Zhao also expects the market to recover following the leadership transition. ‘That’s what many baijiu companies are expecting. But when it comes to politics, it’s hard to make a prediction,’ he says.
Over the past 10 years, prices of top-tier baijiu have soared to historic levels, with the so-called national drink of mao-tai being the brightest star in the boom. Prices of mao-tai, the preferred drink of China’s revolutionaries, have risen roughly tenfold over the past decade.
‘Chinese consumers may prefer imported designer bags and watches. But when it comes to liquor, they like to stick to something with a national character,’ Zhou says. ‘Toasting a glass of baijiu embodies goodwill and unity. It is not to be replaced by a foreign drink. For this reason, there will always be demand for upmarket baijiu.’
This helps explain the difference in sales between imported spirits and baiju in China. According to Jing Daily, an online publication covering the luxury market and culture of China, 900 million cases of baijiu are sold in China each year, compared with four million cases of imported spirits.
This huge market has attracted the international branding giants.
In 2007, LVMH bought a 55 per cent stake in Wenjun Distillery at a reported cost of 960 million yuan. The following year, it relaunched Wenjun’s liquor after upgrading the production and packaging. Wenjun became upmarket and prices soared from 30 yuan per bottle to between 600 and 1,500 yuan.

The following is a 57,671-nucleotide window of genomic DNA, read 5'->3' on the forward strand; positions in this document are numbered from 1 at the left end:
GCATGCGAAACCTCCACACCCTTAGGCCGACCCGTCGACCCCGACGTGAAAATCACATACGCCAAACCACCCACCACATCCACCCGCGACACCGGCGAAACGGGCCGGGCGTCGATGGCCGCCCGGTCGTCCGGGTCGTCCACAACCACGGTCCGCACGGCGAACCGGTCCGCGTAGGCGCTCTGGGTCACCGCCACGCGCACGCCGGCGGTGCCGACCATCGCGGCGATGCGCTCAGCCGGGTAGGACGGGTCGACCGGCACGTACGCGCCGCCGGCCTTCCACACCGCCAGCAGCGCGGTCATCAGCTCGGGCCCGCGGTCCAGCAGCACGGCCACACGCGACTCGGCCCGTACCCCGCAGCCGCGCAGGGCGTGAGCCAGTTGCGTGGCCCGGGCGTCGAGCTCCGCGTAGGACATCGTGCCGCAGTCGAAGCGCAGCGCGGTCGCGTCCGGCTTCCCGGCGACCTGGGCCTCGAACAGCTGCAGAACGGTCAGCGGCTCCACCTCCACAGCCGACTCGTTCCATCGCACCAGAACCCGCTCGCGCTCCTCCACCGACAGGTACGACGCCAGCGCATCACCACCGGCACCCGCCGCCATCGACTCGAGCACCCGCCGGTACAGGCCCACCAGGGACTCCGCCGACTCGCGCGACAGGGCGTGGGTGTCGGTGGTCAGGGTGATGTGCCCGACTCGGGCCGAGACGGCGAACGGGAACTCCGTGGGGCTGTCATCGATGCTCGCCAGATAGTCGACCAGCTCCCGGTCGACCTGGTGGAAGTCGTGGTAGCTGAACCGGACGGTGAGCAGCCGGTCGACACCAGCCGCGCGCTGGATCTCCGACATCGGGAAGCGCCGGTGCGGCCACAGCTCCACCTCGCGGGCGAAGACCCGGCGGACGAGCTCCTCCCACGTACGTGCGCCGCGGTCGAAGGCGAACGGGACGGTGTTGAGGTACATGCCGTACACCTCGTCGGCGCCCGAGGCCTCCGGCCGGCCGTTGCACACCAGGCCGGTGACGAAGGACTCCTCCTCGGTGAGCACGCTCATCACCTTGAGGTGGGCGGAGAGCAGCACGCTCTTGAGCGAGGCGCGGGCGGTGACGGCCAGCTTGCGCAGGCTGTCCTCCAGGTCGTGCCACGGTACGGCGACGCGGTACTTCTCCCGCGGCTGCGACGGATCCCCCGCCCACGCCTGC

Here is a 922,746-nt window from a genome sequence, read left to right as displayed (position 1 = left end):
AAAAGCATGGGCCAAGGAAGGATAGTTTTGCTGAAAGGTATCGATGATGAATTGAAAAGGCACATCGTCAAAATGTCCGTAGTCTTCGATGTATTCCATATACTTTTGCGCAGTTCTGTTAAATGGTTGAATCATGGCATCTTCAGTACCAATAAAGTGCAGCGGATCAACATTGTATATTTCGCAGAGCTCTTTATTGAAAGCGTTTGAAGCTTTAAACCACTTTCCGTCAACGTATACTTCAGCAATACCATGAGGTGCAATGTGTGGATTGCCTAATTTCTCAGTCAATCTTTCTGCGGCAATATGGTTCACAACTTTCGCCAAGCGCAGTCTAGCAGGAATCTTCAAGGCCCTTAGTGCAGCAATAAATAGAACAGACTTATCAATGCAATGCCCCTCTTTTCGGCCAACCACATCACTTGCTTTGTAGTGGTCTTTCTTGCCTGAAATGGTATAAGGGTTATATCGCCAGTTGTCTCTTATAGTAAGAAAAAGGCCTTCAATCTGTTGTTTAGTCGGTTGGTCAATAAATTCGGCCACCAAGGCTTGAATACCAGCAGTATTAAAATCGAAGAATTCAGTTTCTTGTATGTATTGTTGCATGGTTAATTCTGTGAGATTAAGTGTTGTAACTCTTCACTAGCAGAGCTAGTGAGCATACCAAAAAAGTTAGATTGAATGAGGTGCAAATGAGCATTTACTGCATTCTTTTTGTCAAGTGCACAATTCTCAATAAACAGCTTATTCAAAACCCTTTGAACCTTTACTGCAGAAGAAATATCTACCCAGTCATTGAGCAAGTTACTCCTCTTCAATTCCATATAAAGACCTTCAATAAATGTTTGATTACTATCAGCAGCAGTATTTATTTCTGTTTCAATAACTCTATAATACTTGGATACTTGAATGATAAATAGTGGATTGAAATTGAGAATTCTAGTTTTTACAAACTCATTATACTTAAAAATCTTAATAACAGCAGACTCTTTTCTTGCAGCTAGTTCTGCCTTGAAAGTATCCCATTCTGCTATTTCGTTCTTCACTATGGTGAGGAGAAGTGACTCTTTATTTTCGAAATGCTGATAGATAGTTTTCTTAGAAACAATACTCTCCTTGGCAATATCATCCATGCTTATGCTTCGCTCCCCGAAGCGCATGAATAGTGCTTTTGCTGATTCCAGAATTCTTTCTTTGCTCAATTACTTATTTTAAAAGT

Last year Diageo, the British drinks group that owns brands such as Guinness and Johnnie Walker, won approval from the China Securities Regulatory Commission to take a majority stake of Quanxing, which controls Sichuan Shuijingfang, China’s number four baijiu maker. The firm is listed on the Shanghai Stock Exchange. A few weeks ago, Diageo completed a mandatory tender offer for Shuijingfang, which formalised its control of the firm.
Erica Poon Werkun, head of Asia consumer research at UBS, does not think foreign firms will make a push to launch mao-tai internationally. ‘Baijiu is a more of a Chinese drink. I don’t think that this has a lot of international appeal,’ says Poon.
Paul Mathew, a Beijing-based bar and drink consultant and associate editor of DRiNK Magazine Asia, agrees. ‘There is little awareness among non-Chinese consumers … some of the flavours are quite unusual to a Western palate, so I think it has a long way to go,’ he says. ‘And given the size of the domestic market, there is not much incentive. The Chinese market for baijiu just seems huge, even if some of the younger generation are moving towards Western spirits.’
However, the mainland market is large and profitable enough to warrant attention. The international brands will use their acquisitions to tap into local distribution networks, and marketing expertise to drive up the price.
‘My sense is that [Diageo will be] trying to emphasise the history, ‘terroir’ and ‘traditional knowledge and craftsmanship’ required to make it to create a story that backs up a more high-end positioning,’ says Torsten Stocker, a Hong Kong-based partner at management consulting firm Monitor Group.
The message is clear. Mao-tai’s political setback is temporary. And the politics will be no match for a fully fledged marketing campaign promoting the product, which is only just getting going.